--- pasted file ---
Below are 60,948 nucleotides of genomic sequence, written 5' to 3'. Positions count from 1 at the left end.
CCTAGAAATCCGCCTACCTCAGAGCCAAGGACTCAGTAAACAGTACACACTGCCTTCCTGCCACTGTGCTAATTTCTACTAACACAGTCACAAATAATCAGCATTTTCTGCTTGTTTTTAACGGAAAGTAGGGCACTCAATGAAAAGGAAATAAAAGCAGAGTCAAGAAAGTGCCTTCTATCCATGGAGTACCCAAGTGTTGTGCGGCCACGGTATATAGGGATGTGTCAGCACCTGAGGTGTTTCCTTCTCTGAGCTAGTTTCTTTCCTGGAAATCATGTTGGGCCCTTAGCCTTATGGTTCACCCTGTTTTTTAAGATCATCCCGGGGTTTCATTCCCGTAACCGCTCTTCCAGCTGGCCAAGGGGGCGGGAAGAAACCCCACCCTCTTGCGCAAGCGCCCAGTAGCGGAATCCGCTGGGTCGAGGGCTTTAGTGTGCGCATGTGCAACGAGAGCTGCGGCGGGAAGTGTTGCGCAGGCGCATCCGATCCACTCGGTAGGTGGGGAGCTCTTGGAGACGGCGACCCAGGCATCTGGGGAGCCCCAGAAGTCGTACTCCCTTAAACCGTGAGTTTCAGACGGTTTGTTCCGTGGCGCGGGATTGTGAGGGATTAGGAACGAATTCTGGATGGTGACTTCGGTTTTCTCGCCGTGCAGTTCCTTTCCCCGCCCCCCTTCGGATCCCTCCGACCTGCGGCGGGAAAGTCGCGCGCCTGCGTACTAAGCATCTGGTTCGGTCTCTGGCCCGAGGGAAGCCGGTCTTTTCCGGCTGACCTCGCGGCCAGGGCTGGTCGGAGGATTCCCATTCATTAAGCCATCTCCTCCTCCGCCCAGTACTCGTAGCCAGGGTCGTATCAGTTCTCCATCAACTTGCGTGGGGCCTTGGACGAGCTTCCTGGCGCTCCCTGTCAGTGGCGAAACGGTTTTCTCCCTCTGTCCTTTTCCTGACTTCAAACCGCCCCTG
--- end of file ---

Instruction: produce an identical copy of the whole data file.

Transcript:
Below are 60,948 nucleotides of genomic sequence, written 5' to 3'. Positions count from 1 at the left end.
CCTAGAAATCCGCCTACCTCAGAGCCAAGGACTCAGTAAACAGTACACACTGCCTTCCTGCCACTGTGCTAATTTCTACTAACACAGTCACAAATAATCAGCATTTTCTGCTTGTTTTTAACGGAAAGTAGGGCACTCAATGAAAAGGAAATAAAAGCAGAGTCAAGAAAGTGCCTTCTATCCATGGAGTACCCAAGTGTTGTGCGGCCACGGTATATAGGGATGTGTCAGCACCTGAGGTGTTTCCTTCTCTGAGCTAGTTTCTTTCCTGGAAATCATGTTGGGCCCTTAGCCTTATGGTTCACCCTGTTTTTTAAGATCATCCCGGGGTTTCATTCCCGTAACCGCTCTTCCAGCTGGCCAAGGGGGCGGGAAGAAACCCCACCCTCTTGCGCAAGCGCCCAGTAGCGGAATCCGCTGGGTCGAGGGCTTTAGTGTGCGCATGTGCAACGAGAGCTGCGGCGGGAAGTGTTGCGCAGGCGCATCCGATCCACTCGGTAGGTGGGGAGCTCTTGGAGACGGCGACCCAGGCATCTGGGGAGCCCCAGAAGTCGTACTCCCTTAAACCGTGAGTTTCAGACGGTTTGTTCCGTGGCGCGGGATTGTGAGGGATTAGGAACGAATTCTGGATGGTGACTTCGGTTTTCTCGCCGTGCAGTTCCTTTCCCCGCCCCCCTTCGGATCCCTCCGACCTGCGGCGGGAAAGTCGCGCGCCTGCGTACTAAGCATCTGGTTCGGTCTCTGGCCCGAGGGAAGCCGGTCTTTTCCGGCTGACCTCGCGGCCAGGGCTGGTCGGAGGATTCCCATTCATTAAGCCATCTCCTCCTCCGCCCAGTACTCGTAGCCAGGGTCGTATCAGTTCTCCATCAACTTGCGTGGGGCCTTGGACGAGCTTCCTGGCGCTCCCTGTCAGTGGCGAAACGGTTTTCTCCCTCTGTCCTTTTCCTGACTTCAAACCGCCCCTG